Communist Radicals hijack Air Force One with The U.S. President and his family on board. The Vice President negotiates from Washington D.C., while the President, a Veteran, fights to rescue the hostages on board.
A thriller about an IRA gunman who draws an American family into the crossfire of terrorism. Frankie McGuire is one of the IRA's deadliest assassins. But when he is sent to the U.S. to buy weapons, Frankie is housed with the family of Tom O'Meara, a New York cop who knows nothing about Frankie's real identity. Their surprising friendship, and Tom's growing suspicions, force Frankie to choose between the promise of peace or a lifetime of murder.Written by
Robert Lynch <email@example.com>
Amongst other script problems, a renewed outbreak of violence in Northern Ireland in 1990 forced large revisions. Ironically, the film's release date in 1997 came as peace negotiations had moved forward to such an extent, that the Belfast Agreement (Good Friday Accords) were signed in April 1998. See more »
The ring of keys that Frankie removes from the car's ignition does not have a handcuff key on it, and the two cops would not be able to pursue him in their car because the car is trapped in traffic, so there would be no point in Frankie's taking the keys with him, and he could not use them to open the handcuffs, as he later does on the train. See more »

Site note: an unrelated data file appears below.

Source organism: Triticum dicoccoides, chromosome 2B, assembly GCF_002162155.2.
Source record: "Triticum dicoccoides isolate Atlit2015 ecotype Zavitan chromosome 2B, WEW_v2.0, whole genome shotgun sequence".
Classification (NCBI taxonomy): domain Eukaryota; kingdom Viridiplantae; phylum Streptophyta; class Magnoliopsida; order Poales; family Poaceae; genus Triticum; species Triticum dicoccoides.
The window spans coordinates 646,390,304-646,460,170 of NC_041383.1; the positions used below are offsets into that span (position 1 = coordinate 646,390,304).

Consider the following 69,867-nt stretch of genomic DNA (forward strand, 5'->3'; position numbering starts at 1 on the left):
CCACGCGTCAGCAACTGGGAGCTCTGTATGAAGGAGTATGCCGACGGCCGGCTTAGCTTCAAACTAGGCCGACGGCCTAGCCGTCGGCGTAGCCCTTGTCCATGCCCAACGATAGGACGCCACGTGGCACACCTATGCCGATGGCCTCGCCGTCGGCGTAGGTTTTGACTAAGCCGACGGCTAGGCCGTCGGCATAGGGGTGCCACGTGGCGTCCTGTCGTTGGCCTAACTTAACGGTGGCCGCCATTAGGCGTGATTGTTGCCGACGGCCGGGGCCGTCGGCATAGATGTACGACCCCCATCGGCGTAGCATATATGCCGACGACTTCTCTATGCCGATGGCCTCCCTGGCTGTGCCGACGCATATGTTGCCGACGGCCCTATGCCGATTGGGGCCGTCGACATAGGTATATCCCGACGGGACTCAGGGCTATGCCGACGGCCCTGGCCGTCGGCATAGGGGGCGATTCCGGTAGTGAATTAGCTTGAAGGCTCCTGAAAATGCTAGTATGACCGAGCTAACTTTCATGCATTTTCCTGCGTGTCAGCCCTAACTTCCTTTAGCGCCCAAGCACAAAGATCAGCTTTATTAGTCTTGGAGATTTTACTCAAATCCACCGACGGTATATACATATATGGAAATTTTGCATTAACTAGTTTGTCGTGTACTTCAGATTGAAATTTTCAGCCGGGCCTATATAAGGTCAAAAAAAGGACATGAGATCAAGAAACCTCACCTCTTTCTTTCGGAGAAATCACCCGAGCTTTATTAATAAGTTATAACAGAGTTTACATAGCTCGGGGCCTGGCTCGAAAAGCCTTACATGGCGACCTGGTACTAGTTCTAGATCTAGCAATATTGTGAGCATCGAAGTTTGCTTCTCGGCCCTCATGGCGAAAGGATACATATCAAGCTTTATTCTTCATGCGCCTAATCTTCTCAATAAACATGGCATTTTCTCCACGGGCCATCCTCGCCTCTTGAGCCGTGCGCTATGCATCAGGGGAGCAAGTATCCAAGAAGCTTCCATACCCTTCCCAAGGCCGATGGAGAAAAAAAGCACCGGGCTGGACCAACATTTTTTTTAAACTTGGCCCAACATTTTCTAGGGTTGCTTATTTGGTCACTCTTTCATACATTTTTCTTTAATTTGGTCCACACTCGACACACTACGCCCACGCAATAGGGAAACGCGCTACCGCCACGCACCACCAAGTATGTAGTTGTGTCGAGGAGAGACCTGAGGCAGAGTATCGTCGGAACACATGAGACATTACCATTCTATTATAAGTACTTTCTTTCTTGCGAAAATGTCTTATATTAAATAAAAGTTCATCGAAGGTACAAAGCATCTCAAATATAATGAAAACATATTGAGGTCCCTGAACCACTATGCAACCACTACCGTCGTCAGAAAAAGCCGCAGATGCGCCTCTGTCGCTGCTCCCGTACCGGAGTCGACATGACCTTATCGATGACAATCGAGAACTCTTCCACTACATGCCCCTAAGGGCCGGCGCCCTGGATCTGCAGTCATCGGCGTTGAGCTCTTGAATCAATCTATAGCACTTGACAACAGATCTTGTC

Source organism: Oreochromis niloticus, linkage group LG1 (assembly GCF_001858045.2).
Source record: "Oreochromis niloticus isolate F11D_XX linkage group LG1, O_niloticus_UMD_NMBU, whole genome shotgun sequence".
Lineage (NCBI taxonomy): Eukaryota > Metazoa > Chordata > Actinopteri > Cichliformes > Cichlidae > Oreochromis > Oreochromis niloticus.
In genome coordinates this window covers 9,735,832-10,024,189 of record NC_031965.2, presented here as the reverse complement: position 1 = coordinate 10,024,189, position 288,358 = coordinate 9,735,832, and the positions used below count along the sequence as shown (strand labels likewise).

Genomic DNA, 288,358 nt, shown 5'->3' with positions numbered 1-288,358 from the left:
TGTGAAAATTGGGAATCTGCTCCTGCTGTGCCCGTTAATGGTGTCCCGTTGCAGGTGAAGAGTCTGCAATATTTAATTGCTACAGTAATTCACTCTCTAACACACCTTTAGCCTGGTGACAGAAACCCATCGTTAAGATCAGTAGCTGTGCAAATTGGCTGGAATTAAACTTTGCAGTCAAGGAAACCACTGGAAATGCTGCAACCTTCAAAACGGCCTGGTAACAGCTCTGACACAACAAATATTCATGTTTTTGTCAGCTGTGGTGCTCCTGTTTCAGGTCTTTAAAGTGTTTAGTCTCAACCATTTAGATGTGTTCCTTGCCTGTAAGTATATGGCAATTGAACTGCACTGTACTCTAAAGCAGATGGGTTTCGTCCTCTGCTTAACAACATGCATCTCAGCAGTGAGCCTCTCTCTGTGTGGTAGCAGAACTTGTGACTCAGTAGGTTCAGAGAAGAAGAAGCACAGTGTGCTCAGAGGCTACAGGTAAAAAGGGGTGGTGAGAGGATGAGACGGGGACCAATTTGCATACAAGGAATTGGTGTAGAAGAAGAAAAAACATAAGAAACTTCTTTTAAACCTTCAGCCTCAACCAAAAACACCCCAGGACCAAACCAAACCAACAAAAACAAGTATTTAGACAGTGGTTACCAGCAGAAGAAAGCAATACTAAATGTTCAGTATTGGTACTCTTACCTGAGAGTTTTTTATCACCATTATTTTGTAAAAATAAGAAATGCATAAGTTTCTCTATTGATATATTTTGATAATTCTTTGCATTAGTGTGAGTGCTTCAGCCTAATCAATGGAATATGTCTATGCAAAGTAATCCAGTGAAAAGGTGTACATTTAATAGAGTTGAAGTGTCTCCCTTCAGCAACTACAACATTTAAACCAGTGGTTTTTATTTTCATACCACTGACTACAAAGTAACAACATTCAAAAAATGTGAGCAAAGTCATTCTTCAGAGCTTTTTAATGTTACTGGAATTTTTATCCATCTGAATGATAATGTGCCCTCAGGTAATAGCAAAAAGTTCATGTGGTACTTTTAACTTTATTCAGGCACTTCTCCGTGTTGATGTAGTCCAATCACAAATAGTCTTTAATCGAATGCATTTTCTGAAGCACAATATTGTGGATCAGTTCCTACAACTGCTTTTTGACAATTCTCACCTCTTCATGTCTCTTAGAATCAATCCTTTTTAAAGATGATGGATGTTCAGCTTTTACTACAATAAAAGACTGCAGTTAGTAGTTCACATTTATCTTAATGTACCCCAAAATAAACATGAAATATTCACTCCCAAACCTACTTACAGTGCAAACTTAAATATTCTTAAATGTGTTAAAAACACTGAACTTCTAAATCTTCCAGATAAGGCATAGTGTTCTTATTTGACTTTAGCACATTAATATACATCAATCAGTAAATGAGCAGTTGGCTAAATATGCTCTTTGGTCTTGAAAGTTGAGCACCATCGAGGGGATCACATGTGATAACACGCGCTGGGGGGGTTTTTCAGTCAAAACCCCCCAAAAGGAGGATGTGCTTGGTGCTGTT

Given the plot (IRA-terrorism and its liaisons with the US) this film must be judged at two levels. The first level is that of the entertaining value. Pakula borrows a heavy political theme, simplifies all and everyone and makes out of it a 2 hour show, including a bag pipe score and all the other cliches you can possibly think of ("My father was a fisherman"). At this level, the film deserves 7 out of 10. In some comments the heroism in this film is convicted. There I agree. We now come to the second level. This is not a serious movie about the IRA and its "politics", simply because it's naive and CONSCIOUSLY simplifies complex matters. More over, the whole matter is brought over to the US, where it looses all sharp edges. What we actually see is an action movie with a nice, good looking guy who, for the sake of us all, kills an illegal weapon deliverer. We forget that he (i.e. we don't forget, it's Pakulas way of portraying his main character) actually is a real IRA-terrorist - a brain washed brutal soldier murderer, thinking this is a way of serving justice and truth. Hollywood, in the end, makes them all look bad. Pakula is no exception.
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